Once is not enough: My Ibusuki summer trips
Over the course of my two years working in Kagoshima Prefecture (鹿児島県 Kagoshima-ken), Ibusuki (指宿) was the only place in the prefecture which I visited twice, because there was just so much to do that a single day trip could not cover it all. To me, Ibusuki is a summer place. Located on the coast, there are campgrounds and beaches. Ibusuki also grows fruits and vegetables such as mangoes, watermelons, and okra, which come into season in summer. But the most iconic thing about Ibusuki must be the sand baths.
Pre-COVID, you were allowed to bring your own phones, and staff would help you take a picture of your blissful face in the black sand, but when I went it was no longer allowed. Here’s an official picture instead. (Image credit: Kagoshima Prefectural Visitors Bureau)
Many people go to Japan for the onsen (温泉 hot springs), but how many of you have tried an onsen not with water, but with sand? As it turns out, Ibusuki is home to the world’s only two natural hot sand baths, or sunamushi onsen (砂蒸し温泉, literally steaming sand hot springs).
Dressed in a provided yukata (浴衣), you lie down on the warm black sand. The staff shovel sand all over you and stick a cutesy umbrella above you to protect you from the sun. The weight of the sand is as comforting as a tight hug, and you can extricate your limbs whenever you want to adjust the temperature. You know that perfect temperature in your blanket when you wake up in the mornings? That was it. I dozed there for an hour. Brilliant blue sky above; the smell of the sea around you; the sand-hug; the warmth; the lapping sound of the waves—sunamushi onsen is a holistic sensory experience that I highly recommend.
Saraku Sand Bath Hall (砂むし会館砂楽)
Address: 5-25-18, Yunohama, Ibusuki-shi, Kagoshima, 891-0406
Nearest station: Ibusuki Station (指宿駅)
Access: 4-minute drive from Ibusuki Station
Opening hours: 8.30am–8.30pm
Admission fee (Sand Bath + Regular Onsen): ¥1,100
Tel: +81 99-323-3900
A quaint brick building walled off in an enclosure of gigantic trees. (Image credit: Jia Han)
Many people know about the sand baths, but not even my Japanese friends knew that Ibusuki also houses the first herb garden in Japan. On the way there, my friend told me that herb growing isn’t big in Japan for a few reasons. Firstly, most herbs originated from the Mediterranean, so they do best in Mediterranean climate, which is different from Japan’s. Secondly, Japan frequently experiences typhoons, which bring salt water that kills plants. Thirdly, flooding also kills herbs. As a result, herb growing in Japan usually has to be done in greenhouses, but that makes things expensive.
Therefore, it was bizarre that this herb garden was not only located in the wrong climate of Japan, but the owner seemed to have gone out of his way to shake his fist at nature itself. The herb garden is in coastal Ibusuki, where the typhoons often come, bringing salt water. Also, the stronger winds at coastal areas can damage fragile herbs. Finally, the garden is located at the foot of Kaimondake, an active volcano that last erupted in 885 AD. According to my rudimentary geography, I assume that rainfall gathers at the base of the volcano, which would therefore be prone to flooding.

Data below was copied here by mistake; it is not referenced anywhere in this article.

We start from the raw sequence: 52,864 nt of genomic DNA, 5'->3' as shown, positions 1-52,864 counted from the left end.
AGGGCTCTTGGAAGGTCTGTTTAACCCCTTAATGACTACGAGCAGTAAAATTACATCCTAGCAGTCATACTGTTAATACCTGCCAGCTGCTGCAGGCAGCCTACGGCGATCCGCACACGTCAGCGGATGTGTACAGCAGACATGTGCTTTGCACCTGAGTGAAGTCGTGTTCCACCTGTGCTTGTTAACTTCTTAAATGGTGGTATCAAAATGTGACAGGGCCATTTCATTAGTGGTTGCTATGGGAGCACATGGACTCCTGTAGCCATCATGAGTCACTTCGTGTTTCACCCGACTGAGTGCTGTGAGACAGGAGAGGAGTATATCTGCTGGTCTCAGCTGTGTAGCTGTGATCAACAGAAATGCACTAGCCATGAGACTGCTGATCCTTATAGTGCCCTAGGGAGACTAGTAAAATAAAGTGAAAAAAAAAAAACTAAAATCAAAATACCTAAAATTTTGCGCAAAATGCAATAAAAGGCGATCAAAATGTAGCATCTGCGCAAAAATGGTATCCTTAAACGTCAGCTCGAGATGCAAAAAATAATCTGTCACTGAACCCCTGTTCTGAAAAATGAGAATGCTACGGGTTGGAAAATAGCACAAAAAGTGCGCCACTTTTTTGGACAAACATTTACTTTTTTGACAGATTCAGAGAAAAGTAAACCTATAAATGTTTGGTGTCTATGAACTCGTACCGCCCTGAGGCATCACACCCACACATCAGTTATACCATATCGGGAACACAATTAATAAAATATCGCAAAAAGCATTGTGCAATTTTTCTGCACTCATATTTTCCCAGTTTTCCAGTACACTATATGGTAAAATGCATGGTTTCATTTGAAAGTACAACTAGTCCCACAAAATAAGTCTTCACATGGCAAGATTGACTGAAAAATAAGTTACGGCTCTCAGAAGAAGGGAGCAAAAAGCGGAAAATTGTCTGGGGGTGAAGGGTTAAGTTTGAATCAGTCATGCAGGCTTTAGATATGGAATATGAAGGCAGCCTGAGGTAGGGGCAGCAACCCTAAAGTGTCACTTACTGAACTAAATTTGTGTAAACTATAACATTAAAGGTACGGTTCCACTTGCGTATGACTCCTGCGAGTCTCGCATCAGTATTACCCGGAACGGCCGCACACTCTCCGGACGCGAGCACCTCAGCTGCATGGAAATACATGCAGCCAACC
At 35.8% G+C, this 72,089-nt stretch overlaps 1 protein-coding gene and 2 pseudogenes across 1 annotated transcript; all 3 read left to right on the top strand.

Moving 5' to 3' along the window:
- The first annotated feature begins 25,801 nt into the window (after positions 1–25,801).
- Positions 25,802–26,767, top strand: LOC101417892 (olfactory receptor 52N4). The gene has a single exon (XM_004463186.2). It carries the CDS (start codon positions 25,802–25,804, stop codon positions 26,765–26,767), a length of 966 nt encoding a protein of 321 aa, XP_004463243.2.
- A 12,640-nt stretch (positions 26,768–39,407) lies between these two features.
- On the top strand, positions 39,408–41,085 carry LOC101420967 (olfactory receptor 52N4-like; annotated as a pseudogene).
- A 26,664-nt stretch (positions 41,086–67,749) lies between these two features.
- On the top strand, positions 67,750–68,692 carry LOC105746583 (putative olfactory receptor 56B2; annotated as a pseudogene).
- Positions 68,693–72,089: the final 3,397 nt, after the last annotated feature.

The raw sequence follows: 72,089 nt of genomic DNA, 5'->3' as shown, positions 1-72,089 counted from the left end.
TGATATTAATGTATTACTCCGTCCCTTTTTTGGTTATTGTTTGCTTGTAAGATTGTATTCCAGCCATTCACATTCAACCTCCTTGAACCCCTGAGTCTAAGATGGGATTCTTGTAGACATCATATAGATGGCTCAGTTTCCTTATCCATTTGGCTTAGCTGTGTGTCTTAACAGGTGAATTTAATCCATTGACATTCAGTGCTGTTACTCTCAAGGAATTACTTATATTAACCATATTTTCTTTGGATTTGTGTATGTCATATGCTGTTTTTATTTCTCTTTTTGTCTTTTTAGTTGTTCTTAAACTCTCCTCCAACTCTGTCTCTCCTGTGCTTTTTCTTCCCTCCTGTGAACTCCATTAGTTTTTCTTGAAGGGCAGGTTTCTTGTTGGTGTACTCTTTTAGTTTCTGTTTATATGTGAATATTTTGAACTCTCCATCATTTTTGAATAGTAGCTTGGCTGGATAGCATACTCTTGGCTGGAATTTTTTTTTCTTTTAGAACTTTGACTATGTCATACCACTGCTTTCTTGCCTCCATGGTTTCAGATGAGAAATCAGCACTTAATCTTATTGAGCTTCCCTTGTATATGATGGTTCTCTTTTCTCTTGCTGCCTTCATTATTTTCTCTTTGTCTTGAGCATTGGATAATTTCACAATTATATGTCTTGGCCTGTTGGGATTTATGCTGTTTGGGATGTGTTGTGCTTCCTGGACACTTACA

The herb garden smelled amazing in the summer heat as we walked through the grounds. On our walk, my friend pointed out this tree to me:
See anything special about it? Neither did I. (Image credit: Jia Han)
The special thing is that you rarely see tender, green branches sticking out of a thick, woody trunk like this—usually it’s thinner, woody branches right? It’s a sign that the branches (perhaps leaves) are being constantly harvested as herbs.
The garden also makes its own honey, although it’s not for sale.
Does the pollen from herbs make the honey especially delicious? I’ll never know. (Image credit: Jia Han)
However, the small shop does sell many other products, including perfumes, herb teas, and herb cookies which I highly recommend (the white ones are my favourite).
The white cookie tastes amazing, I highly recommend it. (Image credit: Jia Han)
Kaimon Sanroku Koryoen (開聞山麓香料園)
Address: 6229 Kaimonkawashiri, Ibusuki-shi, Kagoshima, 891-0602
Nearest station: Satsuma-Kawashiri Station (薩摩川尻駅)
Access: 4-minute drive from Satsuma-Kawashiri Station
Opening hours: 9am–5pm (Closed on Tuesdays)
Admission fee: Free
Tel: +81 99-332-3321
A lazy person’s dream: do nothing and food comes to you like magic. (Gif credit: Jia Han)
Nagashi sōmen (流しそうめん flowing noodles) is a summer special. Traditionally, a long bamboo shoot is cut in half, and noodles are dropped into cool, flowing water from the top. You stop the noodles at your position and then eat them. In Kagoshima, the noodles are put into a circular trough instead. This means that if you miss the noodles, you can try again! Plus, less noodle wastage, and you can sit round the table with your friends to eat.
(Image credit: Jia Han)
Tosenkyo Somen Nagashi (唐船峡 そうめん流し)
Address: 5967 Kaimonjutcho, Ibusuki, Kagoshima, 891-0603
Nearest station: Higashi-Kaimon Station (東開聞駅)
Access: 6-minute drive from Higashi-Kaimon Station
Opening hours (summer): 10am–8pm
Cost: Approximately ¥1,000, depending on your order.
Tel: +81 99-332-2143
(Image credit: Jia Han)
Most of the activities here can be enjoyed even outside of summer. Tosenkyo Somen Nagashi is open throughout the year, and there are indoor areas with heaters when the weather gets cold. A warm sand bath with a cold winter breeze on your face would feel wonderful too. Whenever you go, take note of the sunset time, when you’ll be guaranteed a beautiful view of the sea, with Kaimondake in the background.
Header image credit: Jia Han